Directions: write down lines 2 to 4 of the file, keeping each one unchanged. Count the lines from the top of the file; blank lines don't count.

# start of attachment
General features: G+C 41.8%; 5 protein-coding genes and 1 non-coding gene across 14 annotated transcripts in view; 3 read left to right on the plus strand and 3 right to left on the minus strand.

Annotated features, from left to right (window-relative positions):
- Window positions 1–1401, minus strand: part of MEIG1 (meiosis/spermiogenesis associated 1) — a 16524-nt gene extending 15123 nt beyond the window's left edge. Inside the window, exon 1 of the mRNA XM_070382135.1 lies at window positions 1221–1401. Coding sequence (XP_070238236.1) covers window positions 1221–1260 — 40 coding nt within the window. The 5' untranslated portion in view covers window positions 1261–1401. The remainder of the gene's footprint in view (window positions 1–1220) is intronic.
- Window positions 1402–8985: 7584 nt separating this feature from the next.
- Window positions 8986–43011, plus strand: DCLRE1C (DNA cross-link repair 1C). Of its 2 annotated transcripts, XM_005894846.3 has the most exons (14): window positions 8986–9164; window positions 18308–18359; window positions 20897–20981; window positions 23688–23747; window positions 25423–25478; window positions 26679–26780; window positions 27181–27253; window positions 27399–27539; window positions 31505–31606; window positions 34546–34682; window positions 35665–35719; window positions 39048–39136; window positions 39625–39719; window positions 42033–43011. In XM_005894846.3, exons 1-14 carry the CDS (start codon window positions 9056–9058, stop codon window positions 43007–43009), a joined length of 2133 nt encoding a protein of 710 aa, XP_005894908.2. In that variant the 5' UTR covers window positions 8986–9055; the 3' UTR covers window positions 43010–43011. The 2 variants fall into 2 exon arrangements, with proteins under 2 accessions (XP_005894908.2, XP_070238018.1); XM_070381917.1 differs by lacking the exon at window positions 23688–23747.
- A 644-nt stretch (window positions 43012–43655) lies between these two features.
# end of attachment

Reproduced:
Annotated features, from left to right (window-relative positions):
- Window positions 1–1401, minus strand: part of MEIG1 (meiosis/spermiogenesis associated 1) — a 16524-nt gene extending 15123 nt beyond the window's left edge. Inside the window, exon 1 of the mRNA XM_070382135.1 lies at window positions 1221–1401. Coding sequence (XP_070238236.1) covers window positions 1221–1260 — 40 coding nt within the window. The 5' untranslated portion in view covers window positions 1261–1401. The remainder of the gene's footprint in view (window positions 1–1220) is intronic.
- Window positions 1402–8985: 7584 nt separating this feature from the next.